Geography of Barbados
Barbados island nation in the Caribbean, is situated about 100 miles
(160 kilometers) east of the Windward Islands. Roughly triangular in
shape, it measures 21 miles from northwest to southeast and about 14
miles from east to west, with a total area of 166 square miles (430
square kilometers). Its capital is Bridgetown, the only seaport.
Barbados is not part of the Lesser Antilles, although it is sometimes
grouped with this archipelago. The island is of different geologic
formation; it is less mountainous and has less variety in plant and
animal life. The geographic position of Barbados has profoundly
influenced the island's history, culture, and aspects of its economic
life. In the era of sailing ships, access to the island was difficult
because of the prevailing winds from the northeast. Outward-bound
ships from Europe had to gain the island while heading west, for it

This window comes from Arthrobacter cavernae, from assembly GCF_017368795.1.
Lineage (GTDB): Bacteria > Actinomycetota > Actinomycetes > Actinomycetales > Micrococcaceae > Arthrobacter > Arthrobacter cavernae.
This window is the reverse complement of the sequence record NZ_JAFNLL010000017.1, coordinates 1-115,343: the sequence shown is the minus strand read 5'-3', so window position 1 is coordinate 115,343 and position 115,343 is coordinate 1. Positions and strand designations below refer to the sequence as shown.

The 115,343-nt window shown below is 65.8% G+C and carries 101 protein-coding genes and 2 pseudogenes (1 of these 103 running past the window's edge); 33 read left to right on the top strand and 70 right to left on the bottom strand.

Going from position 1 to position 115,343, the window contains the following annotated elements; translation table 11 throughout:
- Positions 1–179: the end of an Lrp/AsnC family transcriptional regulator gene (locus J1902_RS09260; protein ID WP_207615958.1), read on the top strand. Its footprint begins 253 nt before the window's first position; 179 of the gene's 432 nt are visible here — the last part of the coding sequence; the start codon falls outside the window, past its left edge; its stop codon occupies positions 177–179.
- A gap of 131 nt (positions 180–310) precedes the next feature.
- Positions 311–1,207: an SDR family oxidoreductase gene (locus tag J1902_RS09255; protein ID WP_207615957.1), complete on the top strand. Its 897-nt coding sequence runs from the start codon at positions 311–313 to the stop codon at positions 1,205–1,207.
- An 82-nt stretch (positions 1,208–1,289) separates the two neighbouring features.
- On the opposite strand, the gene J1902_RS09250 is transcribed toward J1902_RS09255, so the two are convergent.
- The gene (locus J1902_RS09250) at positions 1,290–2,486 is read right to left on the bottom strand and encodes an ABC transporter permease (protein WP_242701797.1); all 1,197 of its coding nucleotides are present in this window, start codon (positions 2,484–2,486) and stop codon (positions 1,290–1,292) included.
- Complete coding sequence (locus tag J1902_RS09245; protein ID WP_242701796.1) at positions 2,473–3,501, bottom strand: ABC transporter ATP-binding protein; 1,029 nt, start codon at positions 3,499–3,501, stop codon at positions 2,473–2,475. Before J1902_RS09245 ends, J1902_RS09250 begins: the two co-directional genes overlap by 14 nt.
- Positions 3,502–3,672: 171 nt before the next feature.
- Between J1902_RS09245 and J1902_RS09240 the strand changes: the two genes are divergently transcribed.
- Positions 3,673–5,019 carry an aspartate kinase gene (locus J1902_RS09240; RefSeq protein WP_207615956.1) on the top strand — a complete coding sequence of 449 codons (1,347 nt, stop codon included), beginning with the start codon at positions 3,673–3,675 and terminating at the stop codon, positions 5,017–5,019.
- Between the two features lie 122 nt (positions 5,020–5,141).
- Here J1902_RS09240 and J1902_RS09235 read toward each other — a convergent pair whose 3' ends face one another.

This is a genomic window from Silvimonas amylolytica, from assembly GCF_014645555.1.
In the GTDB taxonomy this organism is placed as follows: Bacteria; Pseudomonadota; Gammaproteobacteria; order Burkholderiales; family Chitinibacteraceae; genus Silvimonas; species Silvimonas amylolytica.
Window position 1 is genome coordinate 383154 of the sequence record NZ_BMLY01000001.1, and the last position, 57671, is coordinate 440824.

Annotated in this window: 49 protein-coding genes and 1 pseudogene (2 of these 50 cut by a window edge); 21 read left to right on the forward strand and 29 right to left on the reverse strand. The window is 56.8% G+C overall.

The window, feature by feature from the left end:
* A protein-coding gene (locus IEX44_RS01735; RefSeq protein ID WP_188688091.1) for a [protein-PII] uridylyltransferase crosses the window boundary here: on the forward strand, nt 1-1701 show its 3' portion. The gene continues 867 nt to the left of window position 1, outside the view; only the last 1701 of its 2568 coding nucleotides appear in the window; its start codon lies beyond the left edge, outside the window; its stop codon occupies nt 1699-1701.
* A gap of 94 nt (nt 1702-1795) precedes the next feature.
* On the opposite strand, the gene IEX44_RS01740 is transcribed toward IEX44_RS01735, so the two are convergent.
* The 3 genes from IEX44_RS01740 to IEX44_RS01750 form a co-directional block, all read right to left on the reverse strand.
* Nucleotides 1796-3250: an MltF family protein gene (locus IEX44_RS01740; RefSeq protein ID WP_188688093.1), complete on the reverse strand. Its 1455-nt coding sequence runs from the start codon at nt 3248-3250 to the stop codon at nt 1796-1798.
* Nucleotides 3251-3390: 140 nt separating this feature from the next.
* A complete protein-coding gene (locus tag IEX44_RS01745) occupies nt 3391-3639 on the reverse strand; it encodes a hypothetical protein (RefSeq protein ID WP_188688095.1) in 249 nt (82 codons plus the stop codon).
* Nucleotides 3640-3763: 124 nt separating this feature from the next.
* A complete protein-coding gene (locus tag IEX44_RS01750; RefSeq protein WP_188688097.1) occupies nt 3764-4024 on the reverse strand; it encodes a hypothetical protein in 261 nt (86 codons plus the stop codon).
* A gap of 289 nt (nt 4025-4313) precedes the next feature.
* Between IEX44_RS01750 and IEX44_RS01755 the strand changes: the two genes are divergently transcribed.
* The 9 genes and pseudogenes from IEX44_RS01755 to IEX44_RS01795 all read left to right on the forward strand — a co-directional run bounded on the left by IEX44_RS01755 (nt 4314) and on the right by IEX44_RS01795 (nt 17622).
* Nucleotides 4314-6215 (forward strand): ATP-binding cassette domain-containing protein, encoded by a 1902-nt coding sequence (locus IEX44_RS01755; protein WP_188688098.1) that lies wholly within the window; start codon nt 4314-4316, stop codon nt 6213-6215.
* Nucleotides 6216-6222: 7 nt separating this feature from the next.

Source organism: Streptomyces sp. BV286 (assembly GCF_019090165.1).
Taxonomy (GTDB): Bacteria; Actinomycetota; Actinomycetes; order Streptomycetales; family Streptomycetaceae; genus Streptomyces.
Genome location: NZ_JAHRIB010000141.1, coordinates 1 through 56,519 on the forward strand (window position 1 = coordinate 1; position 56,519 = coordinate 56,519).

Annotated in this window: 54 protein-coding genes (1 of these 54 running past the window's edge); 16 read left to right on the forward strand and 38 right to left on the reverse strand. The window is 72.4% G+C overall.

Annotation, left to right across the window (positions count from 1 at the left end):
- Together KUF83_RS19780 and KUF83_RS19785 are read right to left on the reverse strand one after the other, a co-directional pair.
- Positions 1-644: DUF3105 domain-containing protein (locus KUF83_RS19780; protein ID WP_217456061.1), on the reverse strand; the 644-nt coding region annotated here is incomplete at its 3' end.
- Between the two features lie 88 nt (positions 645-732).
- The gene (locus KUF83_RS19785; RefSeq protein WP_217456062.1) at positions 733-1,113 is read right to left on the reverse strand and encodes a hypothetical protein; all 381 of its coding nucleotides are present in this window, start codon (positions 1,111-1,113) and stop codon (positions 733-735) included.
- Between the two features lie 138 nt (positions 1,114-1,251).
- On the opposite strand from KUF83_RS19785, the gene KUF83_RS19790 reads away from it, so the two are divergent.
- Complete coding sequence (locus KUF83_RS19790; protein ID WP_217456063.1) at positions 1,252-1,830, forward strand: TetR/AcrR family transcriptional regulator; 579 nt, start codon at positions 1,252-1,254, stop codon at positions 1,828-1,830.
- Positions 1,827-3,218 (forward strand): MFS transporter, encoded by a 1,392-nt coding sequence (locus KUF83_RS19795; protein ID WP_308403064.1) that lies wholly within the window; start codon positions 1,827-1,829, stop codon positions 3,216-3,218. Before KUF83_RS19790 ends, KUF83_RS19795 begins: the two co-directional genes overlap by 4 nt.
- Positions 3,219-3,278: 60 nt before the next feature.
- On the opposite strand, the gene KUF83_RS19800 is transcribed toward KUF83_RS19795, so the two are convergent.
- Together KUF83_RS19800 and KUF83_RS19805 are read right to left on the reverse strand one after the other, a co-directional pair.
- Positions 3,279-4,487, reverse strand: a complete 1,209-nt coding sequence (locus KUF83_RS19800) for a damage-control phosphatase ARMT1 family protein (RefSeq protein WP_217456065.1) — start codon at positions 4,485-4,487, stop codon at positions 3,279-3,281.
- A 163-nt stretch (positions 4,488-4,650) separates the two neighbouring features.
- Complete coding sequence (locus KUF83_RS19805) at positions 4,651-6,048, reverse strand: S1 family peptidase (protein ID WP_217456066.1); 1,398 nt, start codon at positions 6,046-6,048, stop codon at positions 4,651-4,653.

was difficult for them to turn and reach its shores by sailing
eastward against the wind.
The island remained a British possession without interruption from its
settlement in the 17th century to 1966, when it attained independence.
As the first Caribbean landfall from Europe, Barbados has functioned
since the late 17th century as a major link between western Europe
(mainly Britain), eastern Caribbean territories, and parts of the
South American mainland. Because of its long association with Britain,
the culture of Barbados is probably more British than that of any
other Caribbean island. Since independence, however, cultural
nationalism and regional awareness have tended to increase.
The climate is generally pleasant. The temperature does not usually
rise above 86 F (30 C) or fall below 72 F (22 C). There are two
seasons: the dry season, from early December to May, and the wet
season, which lasts for the rest of the year. Average rainfall is
about 60 inches (1,525 millimeters) a year, but, despite the small
size of the island, rainfall...